The capital & repayment product can be taken up to a maximum age of 90 at the end of the term at up to 50% LTV. 

The interest-only product has a maximum LTV of 30%, and can be taken up to age 80 at the end of the term, and the applicant must be mortgage-free.


  •        For remortgage of a property currently owned outright only.
  •        Maximum 30% LTV.
  •        Must be mortgage-free and have a minimum of £250,000 equity above the value of the required loan.
  •        Minimum assessable income of £15,000 which must be affordable after first death.
  •        Minimum loan size of £25,001.
  •        Maximum loan size of £500,000.
  •        Maximum age 80 at term end.
  •        Minimum term 5 years.
  •        Maximum term 25 years.
  •        Affordability based on current pension income only.
  •        Independent legal advice is mandatory.
  •        Only the sale of the mortgaged property will be accepted as the repayment strategy.

Capital & interest

  •        For purchase and remortgage.
  •        Maximum 50% LTV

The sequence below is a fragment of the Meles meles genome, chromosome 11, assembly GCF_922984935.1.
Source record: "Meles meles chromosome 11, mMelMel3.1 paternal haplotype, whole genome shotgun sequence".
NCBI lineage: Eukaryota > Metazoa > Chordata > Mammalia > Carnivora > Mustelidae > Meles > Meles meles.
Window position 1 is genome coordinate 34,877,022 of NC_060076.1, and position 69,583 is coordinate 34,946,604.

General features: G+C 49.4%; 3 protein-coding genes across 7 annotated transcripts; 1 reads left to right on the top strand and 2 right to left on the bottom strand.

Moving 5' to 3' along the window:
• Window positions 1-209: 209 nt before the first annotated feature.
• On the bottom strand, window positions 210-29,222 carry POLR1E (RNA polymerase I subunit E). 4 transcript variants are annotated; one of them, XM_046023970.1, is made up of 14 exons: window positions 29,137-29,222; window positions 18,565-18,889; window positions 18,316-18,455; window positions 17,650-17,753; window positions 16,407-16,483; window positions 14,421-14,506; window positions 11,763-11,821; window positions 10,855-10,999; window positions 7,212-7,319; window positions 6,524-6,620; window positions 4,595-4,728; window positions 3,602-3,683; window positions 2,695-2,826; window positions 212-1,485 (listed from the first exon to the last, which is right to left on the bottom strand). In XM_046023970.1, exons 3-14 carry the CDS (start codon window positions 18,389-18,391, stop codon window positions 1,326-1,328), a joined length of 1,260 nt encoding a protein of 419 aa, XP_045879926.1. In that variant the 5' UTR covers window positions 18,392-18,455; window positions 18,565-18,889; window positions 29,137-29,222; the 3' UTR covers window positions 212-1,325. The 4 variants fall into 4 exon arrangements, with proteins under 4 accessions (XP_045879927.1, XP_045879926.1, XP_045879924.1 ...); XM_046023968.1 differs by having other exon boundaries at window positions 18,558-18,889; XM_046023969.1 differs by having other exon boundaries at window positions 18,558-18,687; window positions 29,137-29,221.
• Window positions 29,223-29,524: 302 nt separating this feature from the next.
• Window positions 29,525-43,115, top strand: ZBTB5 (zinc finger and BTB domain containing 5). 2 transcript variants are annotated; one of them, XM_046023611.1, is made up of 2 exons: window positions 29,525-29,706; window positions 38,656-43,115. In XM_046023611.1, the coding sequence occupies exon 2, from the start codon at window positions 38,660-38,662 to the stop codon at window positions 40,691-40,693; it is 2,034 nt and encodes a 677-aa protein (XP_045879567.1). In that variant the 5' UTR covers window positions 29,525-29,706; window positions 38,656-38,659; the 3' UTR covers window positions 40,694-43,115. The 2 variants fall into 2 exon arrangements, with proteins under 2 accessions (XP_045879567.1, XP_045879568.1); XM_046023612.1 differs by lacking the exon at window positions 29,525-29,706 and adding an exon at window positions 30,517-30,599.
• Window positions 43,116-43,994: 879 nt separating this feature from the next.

•        Minimum property value of £100,000. Must be main residence.
  •        Minimum assessable income of £15,000 which must be affordable after first death.
  •        Minimum loan size of £25,001.
  •        Maximum loan size of £500,000.
  •        Maximum age 90 at term end.
  •        Minimum term 5 years.
  •        Maximum term 35 years.
  •        Affordability based on current pension income only.
  •        Independent legal advice is mandatory.


*This post is in collaboration with Post Office. Subject to status and lending criteria. Your Home may be repossessed if you do not keep up repayments on your mortgage. Post Office Family Link mortgage information accurate at date of publication, June 2019*